Bike Runs Badly

Bike idles, but dies when I give it throttle

If your bike has been sitting for a while (typically at least a few weeks) and was running just fine when it was parked, then there is an excellent chance that your carburetor jets are clogged. It takes only a very thin film of evaporated gasoline to clog the pilot jets.

To clean the jets, remove the carburetors from the bike. Drain them via the drain screws at the bottom of each carburetor. Now, take the bowl off of one carburetor at at time and do the following:

- Inspect the bowl. If it shows signs of rust or other debris, consider getting an inline fuel filter that is NOT designed for pressurized systems. A cellulose (paper filtering medium) lawnmower fuel filter would be great. Filters that look like a fine screen don't filter as well, but will work in a pinch.

- Get two flat head screwdrivers, one small and one medium. The small screwdriver must fit in the hole where the pilot jet is located.

- You will see a larger round jet. This is your main jet. This rarely gets clogged. However, to check it, remove it with the medium screwdriver and look through it at a source of light (such as the sun). If its clear, you'll know it. If its clogged, the light will be diffuse because of a film of dried gasoline, or nonexistent if its blocked due to particulate matter.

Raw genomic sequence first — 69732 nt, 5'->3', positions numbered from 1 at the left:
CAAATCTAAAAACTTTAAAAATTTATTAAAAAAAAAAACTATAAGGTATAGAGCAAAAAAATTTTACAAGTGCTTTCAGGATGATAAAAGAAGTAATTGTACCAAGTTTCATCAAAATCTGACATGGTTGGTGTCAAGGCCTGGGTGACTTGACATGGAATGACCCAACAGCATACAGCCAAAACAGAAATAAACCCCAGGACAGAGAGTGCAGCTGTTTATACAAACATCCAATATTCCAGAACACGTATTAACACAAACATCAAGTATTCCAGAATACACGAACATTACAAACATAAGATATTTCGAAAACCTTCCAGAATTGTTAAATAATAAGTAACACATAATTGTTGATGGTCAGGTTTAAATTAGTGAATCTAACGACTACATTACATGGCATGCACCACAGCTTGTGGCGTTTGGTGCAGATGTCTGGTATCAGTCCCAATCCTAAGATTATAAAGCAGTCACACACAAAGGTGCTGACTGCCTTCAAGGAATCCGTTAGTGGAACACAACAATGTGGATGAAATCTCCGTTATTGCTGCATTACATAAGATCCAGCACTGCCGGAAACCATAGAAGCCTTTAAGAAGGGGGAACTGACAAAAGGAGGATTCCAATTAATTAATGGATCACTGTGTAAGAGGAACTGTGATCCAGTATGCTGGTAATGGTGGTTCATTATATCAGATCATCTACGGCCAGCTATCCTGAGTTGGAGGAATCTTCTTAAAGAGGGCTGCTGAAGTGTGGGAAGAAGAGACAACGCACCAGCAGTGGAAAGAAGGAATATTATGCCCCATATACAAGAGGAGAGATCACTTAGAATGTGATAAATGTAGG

- You will also see another jet recessed in a hole (two jets if you have a 2001+ bike). Remove this (these) jet(s) and inspect for obstructions as well.

- If any jet is obstructed, you will need to clean it out. This can be done a variety of ways. The first way is a thin piece of brass wire (such as from a brass wire brush). This will loosen particles well, but is not very good for removing dried gasoline. The second way is with carburetor cleaner. This will dissolve gasoline varnish. However, it needs to soak for a while to do a thorough job. The third way is to use compressed air to blow out the jets. This works well, especially when combined with carburetor cleaner, but be careful not to let go of the jet. A damaged jet will need to be replaced.